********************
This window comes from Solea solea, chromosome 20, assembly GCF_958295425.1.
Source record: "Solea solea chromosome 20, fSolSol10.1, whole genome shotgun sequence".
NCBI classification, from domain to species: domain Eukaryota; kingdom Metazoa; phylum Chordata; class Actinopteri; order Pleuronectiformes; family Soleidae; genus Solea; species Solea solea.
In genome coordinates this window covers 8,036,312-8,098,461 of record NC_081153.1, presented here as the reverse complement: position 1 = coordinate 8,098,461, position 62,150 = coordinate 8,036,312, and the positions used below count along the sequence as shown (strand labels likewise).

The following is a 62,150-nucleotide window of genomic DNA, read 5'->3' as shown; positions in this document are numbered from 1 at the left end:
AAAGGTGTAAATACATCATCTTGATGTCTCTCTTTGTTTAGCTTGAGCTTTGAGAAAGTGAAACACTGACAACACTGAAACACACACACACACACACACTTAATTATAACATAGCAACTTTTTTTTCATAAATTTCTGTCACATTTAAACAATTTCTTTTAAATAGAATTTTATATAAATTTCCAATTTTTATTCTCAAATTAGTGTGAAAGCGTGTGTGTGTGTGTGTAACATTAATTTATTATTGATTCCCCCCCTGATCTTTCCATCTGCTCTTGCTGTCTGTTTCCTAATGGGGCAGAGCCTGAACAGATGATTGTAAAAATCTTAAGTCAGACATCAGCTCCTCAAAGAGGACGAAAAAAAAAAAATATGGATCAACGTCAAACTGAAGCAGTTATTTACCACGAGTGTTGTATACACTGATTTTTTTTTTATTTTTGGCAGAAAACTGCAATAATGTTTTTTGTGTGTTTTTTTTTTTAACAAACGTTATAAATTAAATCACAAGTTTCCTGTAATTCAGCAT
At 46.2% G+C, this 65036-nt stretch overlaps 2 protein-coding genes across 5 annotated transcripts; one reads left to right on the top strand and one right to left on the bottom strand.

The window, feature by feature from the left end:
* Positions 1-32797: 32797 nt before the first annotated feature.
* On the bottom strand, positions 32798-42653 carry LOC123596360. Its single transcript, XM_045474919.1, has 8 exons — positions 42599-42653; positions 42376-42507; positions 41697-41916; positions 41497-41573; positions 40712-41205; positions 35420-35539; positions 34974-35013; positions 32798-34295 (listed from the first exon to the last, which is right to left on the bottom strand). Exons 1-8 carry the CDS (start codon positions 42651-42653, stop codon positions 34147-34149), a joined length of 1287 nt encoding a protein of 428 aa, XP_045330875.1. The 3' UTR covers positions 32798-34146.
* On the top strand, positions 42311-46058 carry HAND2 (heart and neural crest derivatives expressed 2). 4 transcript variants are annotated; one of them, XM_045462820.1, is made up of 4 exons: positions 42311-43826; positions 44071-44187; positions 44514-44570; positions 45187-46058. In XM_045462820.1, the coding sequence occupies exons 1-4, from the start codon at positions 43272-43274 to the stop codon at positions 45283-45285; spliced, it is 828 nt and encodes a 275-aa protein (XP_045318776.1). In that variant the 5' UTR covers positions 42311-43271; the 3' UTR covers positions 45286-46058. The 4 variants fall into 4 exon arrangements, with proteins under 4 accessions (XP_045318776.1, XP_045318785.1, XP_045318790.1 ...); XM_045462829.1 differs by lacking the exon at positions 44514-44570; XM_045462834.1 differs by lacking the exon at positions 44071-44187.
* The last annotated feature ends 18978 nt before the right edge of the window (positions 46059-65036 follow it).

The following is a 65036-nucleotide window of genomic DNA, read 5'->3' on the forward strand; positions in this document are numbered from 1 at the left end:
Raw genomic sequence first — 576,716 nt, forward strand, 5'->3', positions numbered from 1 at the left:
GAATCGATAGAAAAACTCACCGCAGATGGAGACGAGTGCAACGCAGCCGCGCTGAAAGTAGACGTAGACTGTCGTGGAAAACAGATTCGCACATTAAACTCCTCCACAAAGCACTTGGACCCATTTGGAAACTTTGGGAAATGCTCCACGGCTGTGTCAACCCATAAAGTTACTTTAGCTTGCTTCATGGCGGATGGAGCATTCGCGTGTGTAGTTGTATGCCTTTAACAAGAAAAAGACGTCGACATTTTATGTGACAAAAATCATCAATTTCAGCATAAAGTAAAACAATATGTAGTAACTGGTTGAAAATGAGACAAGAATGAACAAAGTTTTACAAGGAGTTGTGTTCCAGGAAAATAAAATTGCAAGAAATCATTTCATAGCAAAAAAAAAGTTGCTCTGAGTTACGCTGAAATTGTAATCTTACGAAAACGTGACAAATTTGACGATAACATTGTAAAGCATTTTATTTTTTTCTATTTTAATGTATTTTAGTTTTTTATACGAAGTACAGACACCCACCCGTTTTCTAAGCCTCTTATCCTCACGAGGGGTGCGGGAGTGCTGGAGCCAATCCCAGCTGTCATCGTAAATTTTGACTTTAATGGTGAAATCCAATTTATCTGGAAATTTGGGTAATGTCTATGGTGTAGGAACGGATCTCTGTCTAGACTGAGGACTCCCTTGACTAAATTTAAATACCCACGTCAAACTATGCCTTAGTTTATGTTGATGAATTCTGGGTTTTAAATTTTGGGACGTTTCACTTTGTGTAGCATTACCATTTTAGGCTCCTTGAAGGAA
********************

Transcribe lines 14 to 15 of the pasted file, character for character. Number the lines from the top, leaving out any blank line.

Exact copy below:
Raw genomic sequence first — 576,716 nt, forward strand, 5'->3', positions numbered from 1 at the left:
GAATCGATAGAAAAACTCACCGCAGATGGAGACGAGTGCAACGCAGCCGCGCTGAAAGTAGACGTAGACTGTCGTGGAAAACAGATTCGCACATTAAACTCCTCCACAAAGCACTTGGACCCATTTGGAAACTTTGGGAAATGCTCCACGGCTGTGTCAACCCATAAAGTTACTTTAGCTTGCTTCATGGCGGATGGAGCATTCGCGTGTGTAGTTGTATGCCTTTAACAAGAAAAAGACGTCGACATTTTATGTGACAAAAATCATCAATTTCAGCATAAAGTAAAACAATATGTAGTAACTGGTTGAAAATGAGACAAGAATGAACAAAGTTTTACAAGGAGTTGTGTTCCAGGAAAATAAAATTGCAAGAAATCATTTCATAGCAAAAAAAAAGTTGCTCTGAGTTACGCTGAAATTGTAATCTTACGAAAACGTGACAAATTTGACGATAACATTGTAAAGCATTTTATTTTTTTCTATTTTAATGTATTTTAGTTTTTTATACGAAGTACAGACACCCACCCGTTTTCTAAGCCTCTTATCCTCACGAGGGGTGCGGGAGTGCTGGAGCCAATCCCAGCTGTCATCGTAAATTTTGACTTTAATGGTGAAATCCAATTTATCTGGAAATTTGGGTAATGTCTATGGTGTAGGAACGGATCTCTGTCTAGACTGAGGACTCCCTTGACTAAATTTAAATACCCACGTCAAACTATGCCTTAGTTTATGTTGATGAATTCTGGGTTTTAAATTTTGGGACGTTTCACTTTGTGTAGCATTACCATTTTAGGCTCCTTGAAGGAA